There is a corridor leading back deeper into the compound, lined with doors. The party progresses down this carefully, checking each door in turn. The first door is a sitting room, luxuriently furnished with comfortable looking expensive furniture, standing screens, and fine art. The next room is a library, similar in opulence to the sitting room, but containing thousands of scrolls and books, mostly in Chinese. A track along the ceiling line contains recessed lighting, casting a warm glow about the room. ABout to move to the next door, Ernst suddenly hears movement coming from the back court. All swiftly return to the library to hide.
The party hears the door of the next room over open and shut, and someone moving about inside. The party leaves the library, and listens at the door. They hear soft singing in Chinese. Fearing a sorcerer, Ernst barges in and finds a rotund man in a fine suit beginning to disrobe. Ernst stabs him in the chest before he can say a word. Falling to the ground, red froth bubbles out of his chest wound. Ernst smothers him with a silk pillow from his well appointed bed.
Taking a moment to look around, they see that no expense was spared in furnishing this bedroom. All the furnishings are hand carved and inlaid, rare textiles and silks are the rule. Fine art and statuary are abundant. AMongst some white jade pieces on a table. Spalding finds a statuette of the Black fan Goddess. It depicts a scene with the goddess walking on a path, a man on his knees before her with his hand near his head.
The party moves on to the next door. On the other side they hear a low, irregular humming. Nickels does not think it’s a machine… it sounds like some kind of animal. They decide to move along. Across from these doors are another court, this one containing a pool and many exotic plants. Spalding inspects some of them, but cannot identify them without further scrutiny. Time being of the essence, they do not linger.
Behind the next door they find a shrine to the Buddha. A large brass statue sits before a hardwood floor, incense burners set into stands around the front. Searching the place, Ernst thinks he’s found a secret door, but it’s really a flush cabinet serving as a cushion storage area. Nickels inspects the statue, and discovers that there is a fine seam around Buddha’s neck. Spinning the head, it only moves clockwise and ratchets in fine increments. Two full rotations causes a catch to release, and the statue slides away revealing a dark hall. Ernst pulls out his flashlight to light the way.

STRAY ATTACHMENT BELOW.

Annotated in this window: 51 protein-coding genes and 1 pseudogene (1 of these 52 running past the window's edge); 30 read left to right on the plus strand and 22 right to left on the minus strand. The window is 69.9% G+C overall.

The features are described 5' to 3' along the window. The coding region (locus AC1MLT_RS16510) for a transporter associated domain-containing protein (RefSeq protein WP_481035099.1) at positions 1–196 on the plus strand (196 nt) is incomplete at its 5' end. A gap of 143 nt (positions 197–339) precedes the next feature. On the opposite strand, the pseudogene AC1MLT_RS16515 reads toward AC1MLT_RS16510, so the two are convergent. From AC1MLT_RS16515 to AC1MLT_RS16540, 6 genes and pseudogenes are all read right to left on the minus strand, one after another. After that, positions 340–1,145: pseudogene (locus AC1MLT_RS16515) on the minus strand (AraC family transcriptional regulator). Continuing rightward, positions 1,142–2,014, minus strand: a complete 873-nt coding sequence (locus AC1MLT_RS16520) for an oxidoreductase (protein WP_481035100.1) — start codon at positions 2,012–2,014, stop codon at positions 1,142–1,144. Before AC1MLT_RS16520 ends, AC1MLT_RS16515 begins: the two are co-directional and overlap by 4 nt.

The hall is short, with openings to either side and a barred heavy door at the end. The ceiling is painted with Chinese characters. In one of the side rooms shelves are filled with powders and goos, along with tools including a mortar and pestle. Spalding identifies these as organic compounds, and all decide they are likely poisons grown from the back court garden. In the other room is a small arsenal with a small stock of rifles, many pistols, a few thompson submachine guns, and ammunition. Ernst inspects them and finds them well maintained. Ernst takes a m1911 and Spalding takes a Thompson.
The heavy, barred door poses a challenge. It is locked, and breaking it down would be noisy. Nickels inspects the lock mechanism, but can’t determine how to open it. Using Nickels tools, Nickels and Ernst take apart the faceplate and hinges, discovering an elaborate needle trap within the lock. Eventually, it is sufficiently disassembled to shift it off its hinges and the party enters a dark room.
Ernst’s flashlight illuminates a small room, perhaps 12 feet square with a ceiling 10 feet high. Standing over this space is a metal statue depicting a bloated woman, tentacled flanges protruding from her corpulent form. Although inanimate, all get the sense that she is aware of their presence. A teak cabinet with hammered gold doors sits to the side, monstrous carvings spiraling up its edges. It is covered with strange inscriptions the language of which the party cannot identify.
All attention is immediately called to the center of the room, however. There, within a gold inlaid circle set in the floor, is a long steel and glass box segmented into 7 compartments. Spread between them, secured in place by the dividers, is a naked woman. Her feet and ankles have been viciously mauled. Along the top of the box, situated above the woman’s head, is a smaller compartment set on rails. Within are two large Shanghai river rats, scrabbling at the glass plate that separates them from the woman’s face.
Alerted to the presence of others by the light, but unable to turn her head, the woman shifts in a panic within the box.